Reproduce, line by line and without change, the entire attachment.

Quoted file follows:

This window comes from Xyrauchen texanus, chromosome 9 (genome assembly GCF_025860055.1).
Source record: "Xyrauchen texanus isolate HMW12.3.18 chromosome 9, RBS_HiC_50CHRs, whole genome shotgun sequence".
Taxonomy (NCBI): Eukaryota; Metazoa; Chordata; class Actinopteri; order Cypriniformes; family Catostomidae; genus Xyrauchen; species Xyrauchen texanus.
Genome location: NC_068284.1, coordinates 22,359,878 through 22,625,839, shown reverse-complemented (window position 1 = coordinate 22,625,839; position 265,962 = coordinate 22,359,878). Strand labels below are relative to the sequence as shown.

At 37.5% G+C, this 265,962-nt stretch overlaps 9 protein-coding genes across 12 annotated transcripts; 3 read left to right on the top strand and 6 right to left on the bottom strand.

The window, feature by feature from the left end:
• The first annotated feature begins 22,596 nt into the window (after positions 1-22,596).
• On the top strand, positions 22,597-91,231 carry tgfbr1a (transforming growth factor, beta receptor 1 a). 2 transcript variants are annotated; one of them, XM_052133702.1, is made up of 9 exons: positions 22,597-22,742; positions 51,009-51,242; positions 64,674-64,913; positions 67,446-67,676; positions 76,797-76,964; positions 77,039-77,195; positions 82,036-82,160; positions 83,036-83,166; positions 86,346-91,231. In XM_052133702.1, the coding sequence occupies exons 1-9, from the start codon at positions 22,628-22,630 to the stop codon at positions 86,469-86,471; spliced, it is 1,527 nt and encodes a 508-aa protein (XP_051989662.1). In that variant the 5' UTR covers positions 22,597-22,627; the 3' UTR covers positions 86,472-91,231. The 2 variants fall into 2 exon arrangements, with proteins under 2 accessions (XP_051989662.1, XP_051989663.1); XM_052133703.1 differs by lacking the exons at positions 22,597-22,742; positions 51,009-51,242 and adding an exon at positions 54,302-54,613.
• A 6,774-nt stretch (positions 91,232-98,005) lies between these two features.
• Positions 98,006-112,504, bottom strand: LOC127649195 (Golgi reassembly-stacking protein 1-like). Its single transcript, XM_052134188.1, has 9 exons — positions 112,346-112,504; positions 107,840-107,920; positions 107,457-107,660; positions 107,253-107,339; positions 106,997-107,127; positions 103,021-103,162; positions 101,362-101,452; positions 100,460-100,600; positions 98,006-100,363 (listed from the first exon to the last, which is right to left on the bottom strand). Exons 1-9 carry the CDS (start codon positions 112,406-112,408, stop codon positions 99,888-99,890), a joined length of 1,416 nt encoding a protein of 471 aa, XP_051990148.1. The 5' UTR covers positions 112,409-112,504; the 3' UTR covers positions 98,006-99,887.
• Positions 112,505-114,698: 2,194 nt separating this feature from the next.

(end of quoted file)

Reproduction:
This window comes from Xyrauchen texanus, chromosome 9 (genome assembly GCF_025860055.1).
Source record: "Xyrauchen texanus isolate HMW12.3.18 chromosome 9, RBS_HiC_50CHRs, whole genome shotgun sequence".
Taxonomy (NCBI): Eukaryota; Metazoa; Chordata; class Actinopteri; order Cypriniformes; family Catostomidae; genus Xyrauchen; species Xyrauchen texanus.
Genome location: NC_068284.1, coordinates 22,359,878 through 22,625,839, shown reverse-complemented (window position 1 = coordinate 22,625,839; position 265,962 = coordinate 22,359,878). Strand labels below are relative to the sequence as shown.

At 37.5% G+C, this 265,962-nt stretch overlaps 9 protein-coding genes across 12 annotated transcripts; 3 read left to right on the top strand and 6 right to left on the bottom strand.

The window, feature by feature from the left end:
• The first annotated feature begins 22,596 nt into the window (after positions 1-22,596).
• On the top strand, positions 22,597-91,231 carry tgfbr1a (transforming growth factor, beta receptor 1 a). 2 transcript variants are annotated; one of them, XM_052133702.1, is made up of 9 exons: positions 22,597-22,742; positions 51,009-51,242; positions 64,674-64,913; positions 67,446-67,676; positions 76,797-76,964; positions 77,039-77,195; positions 82,036-82,160; positions 83,036-83,166; positions 86,346-91,231. In XM_052133702.1, the coding sequence occupies exons 1-9, from the start codon at positions 22,628-22,630 to the stop codon at positions 86,469-86,471; spliced, it is 1,527 nt and encodes a 508-aa protein (XP_051989662.1). In that variant the 5' UTR covers positions 22,597-22,627; the 3' UTR covers positions 86,472-91,231. The 2 variants fall into 2 exon arrangements, with proteins under 2 accessions (XP_051989662.1, XP_051989663.1); XM_052133703.1 differs by lacking the exons at positions 22,597-22,742; positions 51,009-51,242 and adding an exon at positions 54,302-54,613.
• A 6,774-nt stretch (positions 91,232-98,005) lies between these two features.
• Positions 98,006-112,504, bottom strand: LOC127649195 (Golgi reassembly-stacking protein 1-like). Its single transcript, XM_052134188.1, has 9 exons — positions 112,346-112,504; positions 107,840-107,920; positions 107,457-107,660; positions 107,253-107,339; positions 106,997-107,127; positions 103,021-103,162; positions 101,362-101,452; positions 100,460-100,600; positions 98,006-100,363 (listed from the first exon to the last, which is right to left on the bottom strand). Exons 1-9 carry the CDS (start codon positions 112,406-112,408, stop codon positions 99,888-99,890), a joined length of 1,416 nt encoding a protein of 471 aa, XP_051990148.1. The 5' UTR covers positions 112,409-112,504; the 3' UTR covers positions 98,006-99,887.
• Positions 112,505-114,698: 2,194 nt separating this feature from the next.